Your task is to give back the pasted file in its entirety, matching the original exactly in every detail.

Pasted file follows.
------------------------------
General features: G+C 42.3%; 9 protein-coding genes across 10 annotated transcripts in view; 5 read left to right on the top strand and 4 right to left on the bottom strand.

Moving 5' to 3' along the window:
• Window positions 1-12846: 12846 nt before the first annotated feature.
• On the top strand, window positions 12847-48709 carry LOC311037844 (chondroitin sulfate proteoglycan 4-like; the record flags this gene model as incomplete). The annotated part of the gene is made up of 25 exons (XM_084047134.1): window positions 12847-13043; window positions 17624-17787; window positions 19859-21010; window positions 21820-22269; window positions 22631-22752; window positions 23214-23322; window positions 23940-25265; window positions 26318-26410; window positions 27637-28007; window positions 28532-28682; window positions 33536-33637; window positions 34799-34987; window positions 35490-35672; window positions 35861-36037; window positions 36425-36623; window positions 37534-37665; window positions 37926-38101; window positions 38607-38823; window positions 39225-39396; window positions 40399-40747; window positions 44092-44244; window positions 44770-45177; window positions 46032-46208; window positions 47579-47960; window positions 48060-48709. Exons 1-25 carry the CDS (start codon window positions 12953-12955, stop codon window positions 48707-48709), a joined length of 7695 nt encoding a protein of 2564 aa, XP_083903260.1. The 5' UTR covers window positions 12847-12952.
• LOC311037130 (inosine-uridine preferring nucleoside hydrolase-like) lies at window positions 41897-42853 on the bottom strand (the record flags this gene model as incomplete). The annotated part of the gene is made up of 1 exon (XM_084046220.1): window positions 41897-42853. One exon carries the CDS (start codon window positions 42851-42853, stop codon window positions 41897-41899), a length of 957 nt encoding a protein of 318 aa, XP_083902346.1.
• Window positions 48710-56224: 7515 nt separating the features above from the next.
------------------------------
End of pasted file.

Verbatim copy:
General features: G+C 42.3%; 9 protein-coding genes across 10 annotated transcripts in view; 5 read left to right on the top strand and 4 right to left on the bottom strand.

Moving 5' to 3' along the window:
• Window positions 1-12846: 12846 nt before the first annotated feature.
• On the top strand, window positions 12847-48709 carry LOC311037844 (chondroitin sulfate proteoglycan 4-like; the record flags this gene model as incomplete). The annotated part of the gene is made up of 25 exons (XM_084047134.1): window positions 12847-13043; window positions 17624-17787; window positions 19859-21010; window positions 21820-22269; window positions 22631-22752; window positions 23214-23322; window positions 23940-25265; window positions 26318-26410; window positions 27637-28007; window positions 28532-28682; window positions 33536-33637; window positions 34799-34987; window positions 35490-35672; window positions 35861-36037; window positions 36425-36623; window positions 37534-37665; window positions 37926-38101; window positions 38607-38823; window positions 39225-39396; window positions 40399-40747; window positions 44092-44244; window positions 44770-45177; window positions 46032-46208; window positions 47579-47960; window positions 48060-48709. Exons 1-25 carry the CDS (start codon window positions 12953-12955, stop codon window positions 48707-48709), a joined length of 7695 nt encoding a protein of 2564 aa, XP_083903260.1. The 5' UTR covers window positions 12847-12952.
• LOC311037130 (inosine-uridine preferring nucleoside hydrolase-like) lies at window positions 41897-42853 on the bottom strand (the record flags this gene model as incomplete). The annotated part of the gene is made up of 1 exon (XM_084046220.1): window positions 41897-42853. One exon carries the CDS (start codon window positions 42851-42853, stop codon window positions 41897-41899), a length of 957 nt encoding a protein of 318 aa, XP_083902346.1.
• Window positions 48710-56224: 7515 nt separating the features above from the next.